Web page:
Broadband, spectrum, and open government today

Look for a deep-dive report today from the NTIA about home adoption of broadband, based on census data.  Non-adoption is based on price (about a third) but also correlates with income and socio-economic factors.

This morning the Commerce Spectrum Management Advisory Committee meets.  Site is here.  If you’re interested in spectrum policy, you’ll want to read the draft reports here, which include a host of recommendations:

  • Commerce should define efficiency targets for developers of new radio systems
  • NTIA should create a National Spectrum Technology Roadmap, which would require future spectrum users to accommodate unlicensed/spectrum efficient technologies
  • New unlicensed bands should be designed to encourage the development of cognitive radio technologies
  • Spectrum fees for government use of spectrum should be considered
  • Dedicated funding for clearing federal bands and facilitating experimentation with sharing should be established (“Spectrum Innovation Fund”)

A U.S.-India Open DIalogue on Open Government is being launched.  International coordination on transparency, openness, and use of technology to serve citizens is gaining traction – there’s an international meeting on open government data in DC later this month.  Go, Open Government Initiative and Beth Noveck.

2 thoughts on “Broadband, spectrum, and open government today

  1. Not represented, AFAICT, in the Indian event is the work of the Center for Inernet & Society in Bangalore. As part of the OneWebDay 2010 effort I video’d Columbia student Glover Wright discussing his work there on an Open Government initiative. He raises some interesting issues.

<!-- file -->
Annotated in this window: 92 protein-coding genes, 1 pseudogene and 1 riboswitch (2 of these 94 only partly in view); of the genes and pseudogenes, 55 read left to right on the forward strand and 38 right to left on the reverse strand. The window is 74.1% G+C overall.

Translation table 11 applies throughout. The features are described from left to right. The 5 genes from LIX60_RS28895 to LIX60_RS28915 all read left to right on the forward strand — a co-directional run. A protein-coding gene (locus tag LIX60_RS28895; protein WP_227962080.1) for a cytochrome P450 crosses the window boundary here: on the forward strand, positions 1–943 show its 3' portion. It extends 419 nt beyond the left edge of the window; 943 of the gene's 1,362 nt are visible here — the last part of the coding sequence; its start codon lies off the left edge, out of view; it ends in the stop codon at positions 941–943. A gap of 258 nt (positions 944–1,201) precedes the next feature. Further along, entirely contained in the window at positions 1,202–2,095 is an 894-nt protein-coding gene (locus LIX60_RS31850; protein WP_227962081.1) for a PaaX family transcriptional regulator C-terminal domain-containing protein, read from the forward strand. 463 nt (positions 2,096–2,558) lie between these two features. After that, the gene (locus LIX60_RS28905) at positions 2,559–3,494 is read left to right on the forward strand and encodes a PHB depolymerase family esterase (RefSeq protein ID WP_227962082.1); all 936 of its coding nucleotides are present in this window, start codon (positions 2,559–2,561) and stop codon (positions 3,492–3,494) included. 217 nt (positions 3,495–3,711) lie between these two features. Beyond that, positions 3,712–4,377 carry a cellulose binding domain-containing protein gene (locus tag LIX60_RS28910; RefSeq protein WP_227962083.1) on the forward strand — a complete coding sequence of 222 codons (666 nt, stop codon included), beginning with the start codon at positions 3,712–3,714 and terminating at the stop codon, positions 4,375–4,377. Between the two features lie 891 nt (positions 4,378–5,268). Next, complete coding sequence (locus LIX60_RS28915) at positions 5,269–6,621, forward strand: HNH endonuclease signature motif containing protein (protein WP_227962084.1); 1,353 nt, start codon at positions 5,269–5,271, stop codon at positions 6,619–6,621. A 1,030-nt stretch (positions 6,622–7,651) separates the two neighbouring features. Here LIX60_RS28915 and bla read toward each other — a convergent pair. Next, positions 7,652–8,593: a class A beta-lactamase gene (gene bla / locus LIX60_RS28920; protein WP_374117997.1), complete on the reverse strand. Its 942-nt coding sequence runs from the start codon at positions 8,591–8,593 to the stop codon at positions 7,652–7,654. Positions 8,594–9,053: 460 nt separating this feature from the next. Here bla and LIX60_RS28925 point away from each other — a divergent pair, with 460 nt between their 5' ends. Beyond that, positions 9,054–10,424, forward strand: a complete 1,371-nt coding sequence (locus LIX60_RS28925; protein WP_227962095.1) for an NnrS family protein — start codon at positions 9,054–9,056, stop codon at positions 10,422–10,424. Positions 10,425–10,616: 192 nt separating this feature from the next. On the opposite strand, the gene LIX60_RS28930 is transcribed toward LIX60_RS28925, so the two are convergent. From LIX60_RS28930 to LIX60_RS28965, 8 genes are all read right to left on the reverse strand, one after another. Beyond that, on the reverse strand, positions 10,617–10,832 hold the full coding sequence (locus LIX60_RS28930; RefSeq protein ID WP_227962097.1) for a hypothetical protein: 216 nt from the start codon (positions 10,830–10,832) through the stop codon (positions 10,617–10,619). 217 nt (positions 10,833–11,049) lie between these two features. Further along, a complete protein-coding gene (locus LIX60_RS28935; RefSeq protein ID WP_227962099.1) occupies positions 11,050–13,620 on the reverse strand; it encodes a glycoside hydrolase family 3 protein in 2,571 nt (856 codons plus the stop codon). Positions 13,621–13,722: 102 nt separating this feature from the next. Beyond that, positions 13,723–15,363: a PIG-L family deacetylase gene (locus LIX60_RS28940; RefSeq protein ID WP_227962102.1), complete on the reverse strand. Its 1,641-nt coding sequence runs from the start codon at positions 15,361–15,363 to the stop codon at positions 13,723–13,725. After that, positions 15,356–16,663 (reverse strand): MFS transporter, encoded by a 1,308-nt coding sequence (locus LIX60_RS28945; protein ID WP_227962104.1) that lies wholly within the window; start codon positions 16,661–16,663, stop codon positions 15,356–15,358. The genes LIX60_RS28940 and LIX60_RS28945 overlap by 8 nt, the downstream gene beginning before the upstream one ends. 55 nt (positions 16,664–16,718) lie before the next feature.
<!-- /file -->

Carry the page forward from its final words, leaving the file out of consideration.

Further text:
2. Christopher Blair

    Please paste in link to read article by Peter Tannenwald.

    I am a LPTV broadcaster and so yes I do have a lot at stake as it relates to the National Broadband Plan. After years of scraping by, hoping things would get better, it doesn’t appear that anything will improve for broadcasters, whether they be Low Power or Full Power. My two main arguments with the broadband plan relate to 1) further concentration of spectrum in the hands of companies that will warehouse spectrum, since only the large wireless carriers will have enough resources to prevail via an auction and 2) no matter how much bandwidth is thrown to wireless bottlenecks, wireless congestion will remain–the architecture has to change.

    Mr. Melone of Verizon recently acknowledged that they will be looking to broadcast certain content. Here’s a novel idea; let broadcasters broadcast the content that needs a one-to-many approach. Unless the real aim of the NBP is to just put broadcasters out of business, we should be given the opportunity to “broadcast the Internet”.

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